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Final Smarter Balanced test results released

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Final Smarter Balanced test results released
By Jeff Jenkins, WV MetroNews

CHARLESTON, W.Va. — West Virginia students are more proficient in English language arts than math, according to results from last spring’s Smarter Balanced Assessment released Wednesday during the state Board of Education meeting.

Math scores improved in grades 4-8 and 11 but students are still testing at about 33 percent proficiency, according to Dr. Lou Maynus, assistant superintendent for teaching and learning.

“For our students in mathematics it is hovering at about one-third, about a third of our children are shown proficient by the results of the Smart Balanced Assessment,” Maynus told school board members.

When looking at the results during a three-year period the math scores have gained in every grade level, Maynus said.

Proficiency in English language arts (ELA) is around 50 percent but most grades didn’t show the gains that math did. Proficiency was 45 percent in grades 3, 6 and 8 to a high of 50 percent in grade 11.

Science proficiency levels were around 39 percent, the numbers showed.

Last spring was the final testing period for Smarter Balanced after the state lawmakers passed a bill to get rid of it. The state School Board is expected to choose a new form of testing later this year.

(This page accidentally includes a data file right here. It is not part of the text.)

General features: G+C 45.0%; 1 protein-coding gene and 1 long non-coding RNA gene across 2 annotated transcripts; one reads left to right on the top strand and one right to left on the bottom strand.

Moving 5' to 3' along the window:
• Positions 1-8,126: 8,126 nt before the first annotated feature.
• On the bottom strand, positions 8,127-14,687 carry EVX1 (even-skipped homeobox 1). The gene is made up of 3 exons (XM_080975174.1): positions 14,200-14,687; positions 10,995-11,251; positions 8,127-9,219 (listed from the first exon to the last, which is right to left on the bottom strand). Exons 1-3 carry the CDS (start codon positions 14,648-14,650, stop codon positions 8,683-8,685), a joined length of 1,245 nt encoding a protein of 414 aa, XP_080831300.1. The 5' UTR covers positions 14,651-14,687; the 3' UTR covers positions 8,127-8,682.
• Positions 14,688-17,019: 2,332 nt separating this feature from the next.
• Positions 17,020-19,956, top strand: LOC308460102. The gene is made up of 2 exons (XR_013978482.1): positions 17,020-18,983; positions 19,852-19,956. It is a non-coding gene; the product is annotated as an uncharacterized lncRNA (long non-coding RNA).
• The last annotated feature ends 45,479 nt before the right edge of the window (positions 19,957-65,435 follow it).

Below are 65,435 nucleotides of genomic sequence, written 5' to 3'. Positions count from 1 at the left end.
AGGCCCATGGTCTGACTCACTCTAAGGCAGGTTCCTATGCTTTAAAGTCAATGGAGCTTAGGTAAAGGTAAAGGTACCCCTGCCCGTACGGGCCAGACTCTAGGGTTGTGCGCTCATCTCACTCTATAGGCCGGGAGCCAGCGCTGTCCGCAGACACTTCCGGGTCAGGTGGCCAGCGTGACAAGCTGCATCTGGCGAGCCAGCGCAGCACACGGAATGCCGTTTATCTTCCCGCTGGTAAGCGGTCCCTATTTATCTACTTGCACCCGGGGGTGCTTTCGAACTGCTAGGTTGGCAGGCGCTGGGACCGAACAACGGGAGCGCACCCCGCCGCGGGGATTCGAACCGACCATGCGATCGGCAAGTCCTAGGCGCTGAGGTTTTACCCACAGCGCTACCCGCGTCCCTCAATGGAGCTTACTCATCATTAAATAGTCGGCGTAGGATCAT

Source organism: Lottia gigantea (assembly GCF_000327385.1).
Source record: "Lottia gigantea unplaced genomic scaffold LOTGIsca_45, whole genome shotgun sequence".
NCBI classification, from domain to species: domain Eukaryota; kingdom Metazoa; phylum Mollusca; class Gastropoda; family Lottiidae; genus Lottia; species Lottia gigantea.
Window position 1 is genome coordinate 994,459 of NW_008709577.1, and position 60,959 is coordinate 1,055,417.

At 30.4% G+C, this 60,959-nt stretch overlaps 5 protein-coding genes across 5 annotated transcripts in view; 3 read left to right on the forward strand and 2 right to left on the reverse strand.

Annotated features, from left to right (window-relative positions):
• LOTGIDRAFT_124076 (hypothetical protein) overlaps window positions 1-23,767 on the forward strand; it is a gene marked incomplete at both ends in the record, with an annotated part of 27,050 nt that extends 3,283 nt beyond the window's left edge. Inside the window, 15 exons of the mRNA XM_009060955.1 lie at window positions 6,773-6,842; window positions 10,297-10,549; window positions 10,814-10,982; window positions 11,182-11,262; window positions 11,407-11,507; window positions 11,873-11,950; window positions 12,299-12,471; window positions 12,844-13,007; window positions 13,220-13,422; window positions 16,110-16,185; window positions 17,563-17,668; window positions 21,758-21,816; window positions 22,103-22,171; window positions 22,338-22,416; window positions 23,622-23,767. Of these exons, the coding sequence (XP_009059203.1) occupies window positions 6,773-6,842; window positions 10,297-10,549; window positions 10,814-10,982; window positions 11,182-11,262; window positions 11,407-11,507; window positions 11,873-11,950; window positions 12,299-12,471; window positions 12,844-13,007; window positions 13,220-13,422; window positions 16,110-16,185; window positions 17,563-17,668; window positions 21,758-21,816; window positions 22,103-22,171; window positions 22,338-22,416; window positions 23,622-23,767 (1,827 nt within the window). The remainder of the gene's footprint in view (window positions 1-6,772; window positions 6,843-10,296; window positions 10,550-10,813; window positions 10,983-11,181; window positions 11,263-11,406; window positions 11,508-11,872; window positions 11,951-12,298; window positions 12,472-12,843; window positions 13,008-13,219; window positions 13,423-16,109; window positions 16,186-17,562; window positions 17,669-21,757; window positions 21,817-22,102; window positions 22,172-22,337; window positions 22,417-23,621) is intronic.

“We’re in the mist of an RFP (Request for Proposals) right now for grades 3-8 assessment and a grade 11 assessment,” state School Superintendent Doctor Steve Paine told board of education members.

Board member James Wilson said given the controversy about the testing he’s pleased there were some improvements.

“Since everyone knew this was the last year they didn’t’ go in the tank with it,” Wilson said. “People were serious about it.”

Vaughn Rudy, executive director of the Office of Assessment, said West Virginia is not unlike other states where older students continue to have problems with math.

“As students progress through the grade levels the math gets harder for one thing, more challenging questions on the assessment, and we do see it go down,” Rudy said.

Maynus told board members reading and writing continues to be the key to improving test results.

“If a child can learn to read and write and to comprehend they can do mathematics,” she said.